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The metals disconnect

Economic development in a sustainable fashion is metals-intensive. If we cannot afford to ban mining, regulation must be more effective.

The sustainable development goals — the United Nation's 17 goals to transform the world by 2030 — aim to bring about many benefits to human society, including safe and resilient cities, economic growth, clean energy and an end to poverty (http://go.nature.com/2cJRMdi). Achieving these goals requires access to a larger quantity and broader range of natural resources than are easily accessible1. Low-carbon, renewable energy sources, for example, which include wind turbines and solar panels, are highly metals-intensive2. Yet, public opposition to mining is stronger than ever, making it increasingly difficult to open new mines.

This disconnect was the focus of numerous discussions at the 35th International Geological Congress — a meeting of geoscientists and industry specialists held recently in Cape Town, South Africa (http://www.35igc.org/). Both the public's perception of and industry's approach to mining must change. As a society we need to accept that sustainable, economic development will not be possible without a new supply of metals1. At the same time, governments as well as the mining industry must ensure exploitation does not ruin the planet, by pursuing more tightly regulated, greener delivery of these resources.

The Earth's population is predicted to expand to over nine billion by 2050. Much of the increase will be absorbed by urban migration, as those living in rural poverty move to cities to find work. To provide cities with infrastructure that is resilient to natural disasters, to aid economic growth in under-developed nations, and to build low-carbon energy sources, we need a large supply of natural resources. Add to that the rising demands from individuals for more and better gadgets, cars and homes, all of which are composed of an array of metals. These materials come largely from mining. Yet, mining proposals face strong opposition from the general public. Clearly, the public fail to connect mining to mineral consumption at both a global and an individual level1.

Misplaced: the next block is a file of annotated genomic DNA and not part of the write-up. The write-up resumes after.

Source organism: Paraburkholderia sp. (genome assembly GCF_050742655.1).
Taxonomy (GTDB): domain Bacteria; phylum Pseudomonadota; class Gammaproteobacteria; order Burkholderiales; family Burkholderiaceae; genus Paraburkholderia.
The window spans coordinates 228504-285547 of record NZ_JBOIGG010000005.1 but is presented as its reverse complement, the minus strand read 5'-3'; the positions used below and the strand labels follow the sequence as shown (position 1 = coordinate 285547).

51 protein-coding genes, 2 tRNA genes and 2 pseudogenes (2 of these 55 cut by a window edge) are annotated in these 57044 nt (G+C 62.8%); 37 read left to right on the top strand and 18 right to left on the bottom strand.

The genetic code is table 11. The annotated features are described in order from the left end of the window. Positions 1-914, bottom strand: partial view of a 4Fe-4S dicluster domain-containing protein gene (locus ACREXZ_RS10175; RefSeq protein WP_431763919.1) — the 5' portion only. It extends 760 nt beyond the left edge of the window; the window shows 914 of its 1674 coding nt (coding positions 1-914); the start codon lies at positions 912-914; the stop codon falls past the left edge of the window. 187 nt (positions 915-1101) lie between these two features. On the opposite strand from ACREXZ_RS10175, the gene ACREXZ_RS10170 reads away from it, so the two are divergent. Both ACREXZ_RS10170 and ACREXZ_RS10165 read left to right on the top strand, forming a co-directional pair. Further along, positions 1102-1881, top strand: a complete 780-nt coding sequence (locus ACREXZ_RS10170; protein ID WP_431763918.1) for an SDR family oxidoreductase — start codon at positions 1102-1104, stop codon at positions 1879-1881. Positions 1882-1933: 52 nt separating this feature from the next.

Credit: RAFAEL BEN-ARI / ALAMY STOCK PHOTO

Mining's bad reputation is not unwarranted. In just two recent examples, an explosion at a mine in Soma, Turkey in 2014 created a fire that burned for two days, killing at least 301 people. And a wastewater spill at the Gold King Mine in Colorado, USA, in 2015 released three million US gallons of toxic waste into the Animas River, damaging crops and cattle herds. Mining activities can have a devastating impact on local communities and the environment. It is unsurprising then that people resist plans to open or expand mines close to home. And community mobilization can be powerful — protests are often successful in preventing or substantially delaying mining projects. Such opposition is no longer restricted to those fighting to protect their own patch3. NIMBYism (not in my back yard) has shifted to BANANAism (build absolutely nothing anywhere near anything) — without giving any thought to the question of how we can possibly achieve sustainable, economic development if mining proposals are rarely approved anywhere.

Sustainable, economic development means new mines somewhere on the globe.

Societies must negotiate their paths between the goals of economic development, sustainability and avoiding environmental impacts from mining. Sustainable, economic development means new mines somewhere on the globe. Fierce opposition to a mine opening in one region can lead to an expansion of mining elsewhere — typically in less-developed nations where safety standards, environmental protection and law enforcement might be more relaxed — and can amount to outsourcing of pollution and risk. To navigate geopolitical constraints and ensure ethical sourcing of minerals and metals4, developed nations in particular must be prepared to accept mining on home soil or significantly reduce their usage of metals and minerals.

At the same time, the onus is on the mining industry to guarantee the use of more-regulated, greener mining practices and to ensure that the host nation benefits from their operations. Governments and policymakers must also set in place tighter environmental restrictions and ensure that mining companies are held responsible for any breaches or accidents. More research is needed, too, on how we can meet the demands of a sustainable future with improved mining methods, recycling and product design, as well as by designing alternative materials from more readily available elements.

It is time to fully acknowledge that geoscience is not only about the planet, but also about the people that populate it. If we can integrate the geologic, economic and social sciences3,5, we can go a long way toward bridging the disconnect between demand and supply.

References

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The metals disconnect. Nature Geosci 9, 729 (2016). https://doi.org/10.1038/ngeo2823

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